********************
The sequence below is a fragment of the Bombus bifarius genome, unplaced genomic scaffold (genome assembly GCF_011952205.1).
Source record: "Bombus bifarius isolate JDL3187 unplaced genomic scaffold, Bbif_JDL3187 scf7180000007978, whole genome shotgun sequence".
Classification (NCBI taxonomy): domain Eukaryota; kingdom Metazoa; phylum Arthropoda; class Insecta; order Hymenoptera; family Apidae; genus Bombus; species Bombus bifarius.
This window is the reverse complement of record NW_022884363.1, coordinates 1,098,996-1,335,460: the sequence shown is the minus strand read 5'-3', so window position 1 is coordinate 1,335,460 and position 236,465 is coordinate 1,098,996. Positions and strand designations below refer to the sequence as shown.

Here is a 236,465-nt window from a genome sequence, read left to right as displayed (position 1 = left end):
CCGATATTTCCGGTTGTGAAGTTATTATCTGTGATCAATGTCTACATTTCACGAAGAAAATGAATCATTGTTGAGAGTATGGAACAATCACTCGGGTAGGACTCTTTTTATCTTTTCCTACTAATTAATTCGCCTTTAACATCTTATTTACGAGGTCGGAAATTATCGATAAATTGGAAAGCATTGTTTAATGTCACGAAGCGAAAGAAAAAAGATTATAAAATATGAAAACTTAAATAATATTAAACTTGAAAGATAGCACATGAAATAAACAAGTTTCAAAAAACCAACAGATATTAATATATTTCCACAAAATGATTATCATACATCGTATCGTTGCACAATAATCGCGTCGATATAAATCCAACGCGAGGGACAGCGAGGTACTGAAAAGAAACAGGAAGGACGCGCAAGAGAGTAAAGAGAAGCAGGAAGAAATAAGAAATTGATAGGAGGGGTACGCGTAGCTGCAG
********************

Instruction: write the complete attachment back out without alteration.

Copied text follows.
The sequence below is a fragment of the Bombus bifarius genome, unplaced genomic scaffold (genome assembly GCF_011952205.1).
Source record: "Bombus bifarius isolate JDL3187 unplaced genomic scaffold, Bbif_JDL3187 scf7180000007978, whole genome shotgun sequence".
Classification (NCBI taxonomy): domain Eukaryota; kingdom Metazoa; phylum Arthropoda; class Insecta; order Hymenoptera; family Apidae; genus Bombus; species Bombus bifarius.
This window is the reverse complement of record NW_022884363.1, coordinates 1,098,996-1,335,460: the sequence shown is the minus strand read 5'-3', so window position 1 is coordinate 1,335,460 and position 236,465 is coordinate 1,098,996. Positions and strand designations below refer to the sequence as shown.

Here is a 236,465-nt window from a genome sequence, read left to right as displayed (position 1 = left end):
CCGATATTTCCGGTTGTGAAGTTATTATCTGTGATCAATGTCTACATTTCACGAAGAAAATGAATCATTGTTGAGAGTATGGAACAATCACTCGGGTAGGACTCTTTTTATCTTTTCCTACTAATTAATTCGCCTTTAACATCTTATTTACGAGGTCGGAAATTATCGATAAATTGGAAAGCATTGTTTAATGTCACGAAGCGAAAGAAAAAAGATTATAAAATATGAAAACTTAAATAATATTAAACTTGAAAGATAGCACATGAAATAAACAAGTTTCAAAAAACCAACAGATATTAATATATTTCCACAAAATGATTATCATACATCGTATCGTTGCACAATAATCGCGTCGATATAAATCCAACGCGAGGGACAGCGAGGTACTGAAAAGAAACAGGAAGGACGCGCAAGAGAGTAAAGAGAAGCAGGAAGAAATAAGAAATTGATAGGAGGGGTACGCGTAGCTGCAG